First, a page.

US 3711246 A
Description (OCR text may contain errors)
United States Patent M US. Cl. 212.7 7 Claims ABSTRACT OF THE DISCLOSURE Oxidative corrosion in cooling water systems is substantially reduced by the addition of small amounts of a silicate and a gluconate. A polyphosphate can also be added if desired.
BACKGROUND OF THE INVENTION This invention relates to methods of preventing oxidative corrosion of metals by aqueous solutions. In particular, this invention relates to methods of inhibiting oxidative corrosion in recirculating cooling water systems.
Cooling water systems are widely used in oil refineries and in chemical plants, as well as in homes, factories and public buildings. Each day huge volumes of water are circulated through tremendous numbers of such systems. This obviously represents a large dollar volume in capital investment and operating expense.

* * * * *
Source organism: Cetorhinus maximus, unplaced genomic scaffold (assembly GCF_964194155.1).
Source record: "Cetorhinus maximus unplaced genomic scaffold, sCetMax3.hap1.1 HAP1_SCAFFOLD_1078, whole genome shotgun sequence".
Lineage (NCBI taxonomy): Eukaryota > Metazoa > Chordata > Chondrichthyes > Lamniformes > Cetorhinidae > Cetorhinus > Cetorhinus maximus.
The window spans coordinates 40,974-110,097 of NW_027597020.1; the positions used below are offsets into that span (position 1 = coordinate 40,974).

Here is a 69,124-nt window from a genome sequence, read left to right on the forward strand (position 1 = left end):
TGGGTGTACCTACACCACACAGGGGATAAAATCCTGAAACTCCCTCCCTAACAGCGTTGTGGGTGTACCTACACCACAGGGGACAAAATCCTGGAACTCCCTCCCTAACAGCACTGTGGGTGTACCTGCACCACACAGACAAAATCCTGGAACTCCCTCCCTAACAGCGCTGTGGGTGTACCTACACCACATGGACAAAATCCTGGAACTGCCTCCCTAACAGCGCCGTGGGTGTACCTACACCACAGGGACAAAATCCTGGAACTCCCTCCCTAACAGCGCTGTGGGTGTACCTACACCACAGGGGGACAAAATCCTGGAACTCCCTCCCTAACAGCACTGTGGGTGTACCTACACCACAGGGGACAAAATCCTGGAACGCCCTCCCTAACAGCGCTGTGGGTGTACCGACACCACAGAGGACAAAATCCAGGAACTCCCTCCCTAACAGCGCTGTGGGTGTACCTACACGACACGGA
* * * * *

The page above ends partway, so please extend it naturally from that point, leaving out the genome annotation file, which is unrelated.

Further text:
Cooling water systems may be classified generally into two types. One type is the once-through cooling system, where cooling water is picked up from a convenient source, such as a river, sent once through the cooling equipment, and then discharged. Corrosion problems in such systems are generally minor. However, in most localities cooling water is not sufiiciently abundant to permit the use of a once-through system and the number of such systems is on the decrease.